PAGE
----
This morning’s Washington Post reports (based on an earlier Wall Street Journal article that I don’t have access to) that federal investigators are looking into the finances of Rep. Alan B. Mollohan (D-W.Va.), the Ranking Minority Member on the House Ethics Committee:
The Wall Street Journal reported yesterday that federal prosecutors have opened an investigation of Mollohan’s personal financial disclosures. The article also raised questions about earmarks — or special provisions included in federal spending bills — that he has steered to nonprofits in West Virginia in the past five years. Mollohan, a member of both the ethics and appropriations committees, has not been accused of any wrongdoing. He acknowledged in an interview making real estate investments with the head of a nonprofit company that received federal money from earmarks Mollohan backed. But, he contended, he is fully “at risk” in the investments and received no special favors in either financing or locating the investments.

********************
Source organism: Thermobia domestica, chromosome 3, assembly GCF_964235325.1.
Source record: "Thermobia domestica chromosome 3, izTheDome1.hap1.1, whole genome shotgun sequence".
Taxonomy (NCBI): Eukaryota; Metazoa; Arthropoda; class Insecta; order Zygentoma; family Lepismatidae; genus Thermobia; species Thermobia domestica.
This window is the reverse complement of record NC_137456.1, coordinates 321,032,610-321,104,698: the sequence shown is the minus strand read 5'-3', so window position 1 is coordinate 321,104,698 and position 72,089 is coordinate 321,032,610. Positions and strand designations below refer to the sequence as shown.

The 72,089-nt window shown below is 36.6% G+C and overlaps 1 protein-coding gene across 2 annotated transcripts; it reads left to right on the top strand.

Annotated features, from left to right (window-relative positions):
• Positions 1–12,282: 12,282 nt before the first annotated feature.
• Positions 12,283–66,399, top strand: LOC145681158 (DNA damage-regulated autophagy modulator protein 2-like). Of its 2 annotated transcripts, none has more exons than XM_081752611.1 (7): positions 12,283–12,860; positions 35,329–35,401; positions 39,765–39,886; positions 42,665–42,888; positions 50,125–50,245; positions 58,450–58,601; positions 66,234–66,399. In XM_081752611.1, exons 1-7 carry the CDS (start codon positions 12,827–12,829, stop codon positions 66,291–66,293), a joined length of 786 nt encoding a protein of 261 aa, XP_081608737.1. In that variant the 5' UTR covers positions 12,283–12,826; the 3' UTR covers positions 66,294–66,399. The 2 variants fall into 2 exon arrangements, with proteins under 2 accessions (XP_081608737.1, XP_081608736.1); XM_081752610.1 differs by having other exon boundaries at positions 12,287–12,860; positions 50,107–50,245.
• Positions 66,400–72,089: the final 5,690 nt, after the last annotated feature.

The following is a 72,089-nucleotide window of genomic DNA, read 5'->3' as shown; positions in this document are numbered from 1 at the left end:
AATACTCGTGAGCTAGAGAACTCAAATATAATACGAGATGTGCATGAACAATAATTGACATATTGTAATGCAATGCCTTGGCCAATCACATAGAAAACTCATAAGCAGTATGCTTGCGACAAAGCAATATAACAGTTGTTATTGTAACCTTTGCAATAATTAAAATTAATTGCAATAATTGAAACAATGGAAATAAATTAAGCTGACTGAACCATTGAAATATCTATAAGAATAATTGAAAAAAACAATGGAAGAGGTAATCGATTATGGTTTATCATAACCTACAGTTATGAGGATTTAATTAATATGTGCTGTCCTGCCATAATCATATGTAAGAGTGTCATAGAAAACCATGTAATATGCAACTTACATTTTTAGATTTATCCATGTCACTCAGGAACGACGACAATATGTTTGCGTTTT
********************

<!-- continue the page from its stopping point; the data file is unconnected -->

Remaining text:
You can look up Mollohan’s financial disclosures here; the issue is the rapidity with which Mollohan’s net worth increased. The Post reports on a press release from the National Legal and Policy Center
“Mollohan’s 2000 Financial Disclosure Report listed his income-producing assets as being worth from $179,012 to $562,000 with liabilities of $170,000 to $465,000. . . . Just four years later, Mollohan’s 2004 Financial Disclosure Report showed him with assets worth $6,313,025 to $24,947,000 offset by liabilities in the $3,665,011 to $13,500,000 range. It also showed him owning an oceanfront beach house on Bald Head Island, NC which was valued at $1,000,000 to $5,000,000.”
In responding to Republican criticism of Mollohan, House Minority Leader Nancy Pelosi (D-Calif.) unintentionally makes the case for the “broken windows” approach to Congress:
“Speaker Hastert and his Republican cohorts are responsible for the most corrupt Congress in history, and the American people are paying the price at the gas pump, at the pharmacy and with record-high deficits,” Pelosi countered. “The speaker should join me in directing the ethics committee to get to work, and not cast aspersions on the independent and distinguished ranking member.”
But the questions are ultimately related: You can’t go after the big systemic corruption if you aren’t in the least bit curious about the conduct of individual members (the same ones who take those big campaign contributions from those special interests).